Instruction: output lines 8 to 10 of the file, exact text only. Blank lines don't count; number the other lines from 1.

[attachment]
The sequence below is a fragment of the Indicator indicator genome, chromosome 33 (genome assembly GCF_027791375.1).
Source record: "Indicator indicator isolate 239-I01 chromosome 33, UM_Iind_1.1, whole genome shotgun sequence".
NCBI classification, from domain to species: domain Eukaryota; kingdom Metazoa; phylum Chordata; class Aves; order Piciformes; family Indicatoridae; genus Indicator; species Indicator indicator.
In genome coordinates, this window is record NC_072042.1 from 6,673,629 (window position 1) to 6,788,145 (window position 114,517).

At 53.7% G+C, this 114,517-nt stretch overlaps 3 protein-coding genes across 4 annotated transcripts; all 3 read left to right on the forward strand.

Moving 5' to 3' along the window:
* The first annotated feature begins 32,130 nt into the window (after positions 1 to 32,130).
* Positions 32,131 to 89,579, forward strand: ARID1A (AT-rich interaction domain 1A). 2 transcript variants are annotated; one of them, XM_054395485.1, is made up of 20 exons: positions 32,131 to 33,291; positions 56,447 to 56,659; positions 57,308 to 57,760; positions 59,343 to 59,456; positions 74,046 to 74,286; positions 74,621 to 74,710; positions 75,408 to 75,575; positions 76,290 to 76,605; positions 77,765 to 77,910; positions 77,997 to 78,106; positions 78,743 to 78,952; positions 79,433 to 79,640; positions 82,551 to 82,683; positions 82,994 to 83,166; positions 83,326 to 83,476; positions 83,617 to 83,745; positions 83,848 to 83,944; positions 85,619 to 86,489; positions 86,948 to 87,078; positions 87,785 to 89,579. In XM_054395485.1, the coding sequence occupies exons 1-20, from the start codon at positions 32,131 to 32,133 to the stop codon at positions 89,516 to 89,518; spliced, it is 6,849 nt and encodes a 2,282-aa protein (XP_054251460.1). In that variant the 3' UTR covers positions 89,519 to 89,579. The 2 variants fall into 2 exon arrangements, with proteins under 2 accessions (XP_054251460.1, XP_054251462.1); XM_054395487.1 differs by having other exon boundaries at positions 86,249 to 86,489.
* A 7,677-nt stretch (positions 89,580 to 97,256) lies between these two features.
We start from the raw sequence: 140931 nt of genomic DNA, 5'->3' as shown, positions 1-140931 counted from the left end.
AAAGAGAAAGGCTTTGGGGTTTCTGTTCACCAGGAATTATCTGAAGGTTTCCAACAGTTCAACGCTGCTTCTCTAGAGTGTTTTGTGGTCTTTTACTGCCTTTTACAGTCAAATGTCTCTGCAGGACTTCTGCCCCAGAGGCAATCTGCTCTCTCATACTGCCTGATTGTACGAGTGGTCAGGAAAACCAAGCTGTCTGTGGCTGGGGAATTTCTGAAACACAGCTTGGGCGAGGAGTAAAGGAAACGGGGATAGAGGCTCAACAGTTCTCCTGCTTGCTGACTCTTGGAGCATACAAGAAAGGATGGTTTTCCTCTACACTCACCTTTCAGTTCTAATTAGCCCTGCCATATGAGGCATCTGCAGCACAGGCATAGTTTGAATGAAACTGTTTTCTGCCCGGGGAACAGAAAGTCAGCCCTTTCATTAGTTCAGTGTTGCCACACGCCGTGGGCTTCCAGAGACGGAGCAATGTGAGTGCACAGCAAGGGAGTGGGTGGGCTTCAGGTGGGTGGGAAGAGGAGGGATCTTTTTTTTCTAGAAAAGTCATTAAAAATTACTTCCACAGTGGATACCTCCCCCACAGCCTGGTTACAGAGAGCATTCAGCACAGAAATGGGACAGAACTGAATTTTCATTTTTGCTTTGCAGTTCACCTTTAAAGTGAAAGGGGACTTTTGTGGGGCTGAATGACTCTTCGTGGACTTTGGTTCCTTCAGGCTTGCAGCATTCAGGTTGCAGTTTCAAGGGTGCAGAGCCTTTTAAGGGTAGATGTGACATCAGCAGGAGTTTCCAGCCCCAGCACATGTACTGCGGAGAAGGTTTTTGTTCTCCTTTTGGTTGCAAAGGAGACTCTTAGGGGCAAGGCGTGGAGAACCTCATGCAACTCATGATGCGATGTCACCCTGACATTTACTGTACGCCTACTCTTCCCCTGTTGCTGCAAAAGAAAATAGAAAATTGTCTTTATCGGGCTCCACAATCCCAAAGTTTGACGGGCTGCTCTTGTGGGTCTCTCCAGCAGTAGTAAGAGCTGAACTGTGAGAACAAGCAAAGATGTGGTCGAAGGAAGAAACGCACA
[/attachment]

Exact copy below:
* Positions 32,131 to 89,579, forward strand: ARID1A (AT-rich interaction domain 1A). 2 transcript variants are annotated; one of them, XM_054395485.1, is made up of 20 exons: positions 32,131 to 33,291; positions 56,447 to 56,659; positions 57,308 to 57,760; positions 59,343 to 59,456; positions 74,046 to 74,286; positions 74,621 to 74,710; positions 75,408 to 75,575; positions 76,290 to 76,605; positions 77,765 to 77,910; positions 77,997 to 78,106; positions 78,743 to 78,952; positions 79,433 to 79,640; positions 82,551 to 82,683; positions 82,994 to 83,166; positions 83,326 to 83,476; positions 83,617 to 83,745; positions 83,848 to 83,944; positions 85,619 to 86,489; positions 86,948 to 87,078; positions 87,785 to 89,579. In XM_054395485.1, the coding sequence occupies exons 1-20, from the start codon at positions 32,131 to 32,133 to the stop codon at positions 89,516 to 89,518; spliced, it is 6,849 nt and encodes a 2,282-aa protein (XP_054251460.1). In that variant the 3' UTR covers positions 89,519 to 89,579. The 2 variants fall into 2 exon arrangements, with proteins under 2 accessions (XP_054251460.1, XP_054251462.1); XM_054395487.1 differs by having other exon boundaries at positions 86,249 to 86,489.
* A 7,677-nt stretch (positions 89,580 to 97,256) lies between these two features.
We start from the raw sequence: 140931 nt of genomic DNA, 5'->3' as shown, positions 1-140931 counted from the left end.